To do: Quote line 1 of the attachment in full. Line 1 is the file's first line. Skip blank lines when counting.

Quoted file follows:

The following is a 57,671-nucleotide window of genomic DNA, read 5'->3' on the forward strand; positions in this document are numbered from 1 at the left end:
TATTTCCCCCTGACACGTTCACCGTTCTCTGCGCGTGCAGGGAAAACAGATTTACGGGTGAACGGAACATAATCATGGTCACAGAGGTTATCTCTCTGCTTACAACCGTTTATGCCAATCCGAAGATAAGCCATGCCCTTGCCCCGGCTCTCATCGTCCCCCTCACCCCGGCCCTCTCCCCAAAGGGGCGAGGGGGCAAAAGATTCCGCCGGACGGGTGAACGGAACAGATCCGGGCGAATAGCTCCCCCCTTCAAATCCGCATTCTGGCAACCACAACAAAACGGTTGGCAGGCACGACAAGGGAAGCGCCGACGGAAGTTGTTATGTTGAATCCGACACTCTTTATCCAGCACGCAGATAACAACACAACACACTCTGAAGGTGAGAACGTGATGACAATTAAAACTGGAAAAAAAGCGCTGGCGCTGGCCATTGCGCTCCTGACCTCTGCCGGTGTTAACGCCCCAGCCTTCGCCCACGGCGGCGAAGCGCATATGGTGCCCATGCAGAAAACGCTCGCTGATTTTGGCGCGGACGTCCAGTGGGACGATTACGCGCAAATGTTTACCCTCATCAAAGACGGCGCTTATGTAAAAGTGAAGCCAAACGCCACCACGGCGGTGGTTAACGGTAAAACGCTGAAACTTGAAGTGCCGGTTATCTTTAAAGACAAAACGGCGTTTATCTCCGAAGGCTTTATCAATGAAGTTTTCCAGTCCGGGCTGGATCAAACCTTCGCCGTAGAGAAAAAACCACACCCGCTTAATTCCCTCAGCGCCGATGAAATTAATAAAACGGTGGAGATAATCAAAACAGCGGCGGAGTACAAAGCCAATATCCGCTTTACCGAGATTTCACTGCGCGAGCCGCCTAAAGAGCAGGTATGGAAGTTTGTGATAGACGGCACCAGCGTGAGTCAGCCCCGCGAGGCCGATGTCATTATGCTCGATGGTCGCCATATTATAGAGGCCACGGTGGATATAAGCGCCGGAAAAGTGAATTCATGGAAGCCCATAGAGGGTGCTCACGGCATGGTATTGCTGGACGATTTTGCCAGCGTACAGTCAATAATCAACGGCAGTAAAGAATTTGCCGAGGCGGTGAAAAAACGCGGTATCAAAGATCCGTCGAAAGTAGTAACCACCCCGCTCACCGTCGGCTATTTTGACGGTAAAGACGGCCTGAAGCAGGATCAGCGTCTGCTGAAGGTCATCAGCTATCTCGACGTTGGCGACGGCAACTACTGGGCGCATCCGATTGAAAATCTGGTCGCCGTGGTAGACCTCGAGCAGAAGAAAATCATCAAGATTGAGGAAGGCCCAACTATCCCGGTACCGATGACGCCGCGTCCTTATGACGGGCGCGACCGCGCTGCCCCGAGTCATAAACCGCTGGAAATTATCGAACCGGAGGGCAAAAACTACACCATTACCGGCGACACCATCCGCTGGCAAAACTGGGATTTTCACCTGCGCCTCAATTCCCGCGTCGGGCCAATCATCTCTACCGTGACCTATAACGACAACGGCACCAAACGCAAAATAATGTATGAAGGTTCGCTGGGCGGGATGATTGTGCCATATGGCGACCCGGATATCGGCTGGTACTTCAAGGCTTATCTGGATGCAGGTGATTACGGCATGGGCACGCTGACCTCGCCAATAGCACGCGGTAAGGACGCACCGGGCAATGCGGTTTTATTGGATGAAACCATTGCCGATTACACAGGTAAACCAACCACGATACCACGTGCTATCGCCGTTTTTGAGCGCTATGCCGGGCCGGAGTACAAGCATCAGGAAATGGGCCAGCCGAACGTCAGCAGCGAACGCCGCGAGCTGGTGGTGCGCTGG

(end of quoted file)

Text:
The following is a 57,671-nucleotide window of genomic DNA, read 5'->3' on the forward strand; positions in this document are numbered from 1 at the left end: